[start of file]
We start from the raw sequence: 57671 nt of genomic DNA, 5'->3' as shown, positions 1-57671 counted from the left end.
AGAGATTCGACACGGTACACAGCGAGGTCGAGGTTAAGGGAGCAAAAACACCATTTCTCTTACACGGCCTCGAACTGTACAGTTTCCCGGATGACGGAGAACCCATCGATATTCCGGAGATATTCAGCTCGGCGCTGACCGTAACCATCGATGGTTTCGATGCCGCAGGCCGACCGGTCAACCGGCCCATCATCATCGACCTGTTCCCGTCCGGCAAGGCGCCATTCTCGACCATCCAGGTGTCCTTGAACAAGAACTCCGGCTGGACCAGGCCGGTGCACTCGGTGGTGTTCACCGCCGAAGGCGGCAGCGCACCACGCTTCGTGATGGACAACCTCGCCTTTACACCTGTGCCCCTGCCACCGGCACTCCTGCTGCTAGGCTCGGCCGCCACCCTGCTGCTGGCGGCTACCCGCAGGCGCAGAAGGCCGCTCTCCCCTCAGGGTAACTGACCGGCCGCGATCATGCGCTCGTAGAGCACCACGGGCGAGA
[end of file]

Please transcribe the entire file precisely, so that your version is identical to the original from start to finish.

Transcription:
We start from the raw sequence: 57671 nt of genomic DNA, 5'->3' as shown, positions 1-57671 counted from the left end.
AGAGATTCGACACGGTACACAGCGAGGTCGAGGTTAAGGGAGCAAAAACACCATTTCTCTTACACGGCCTCGAACTGTACAGTTTCCCGGATGACGGAGAACCCATCGATATTCCGGAGATATTCAGCTCGGCGCTGACCGTAACCATCGATGGTTTCGATGCCGCAGGCCGACCGGTCAACCGGCCCATCATCATCGACCTGTTCCCGTCCGGCAAGGCGCCATTCTCGACCATCCAGGTGTCCTTGAACAAGAACTCCGGCTGGACCAGGCCGGTGCACTCGGTGGTGTTCACCGCCGAAGGCGGCAGCGCACCACGCTTCGTGATGGACAACCTCGCCTTTACACCTGTGCCCCTGCCACCGGCACTCCTGCTGCTAGGCTCGGCCGCCACCCTGCTGCTGGCGGCTACCCGCAGGCGCAGAAGGCCGCTCTCCCCTCAGGGTAACTGACCGGCCGCGATCATGCGCTCGTAGAGCACCACGGGCGAGA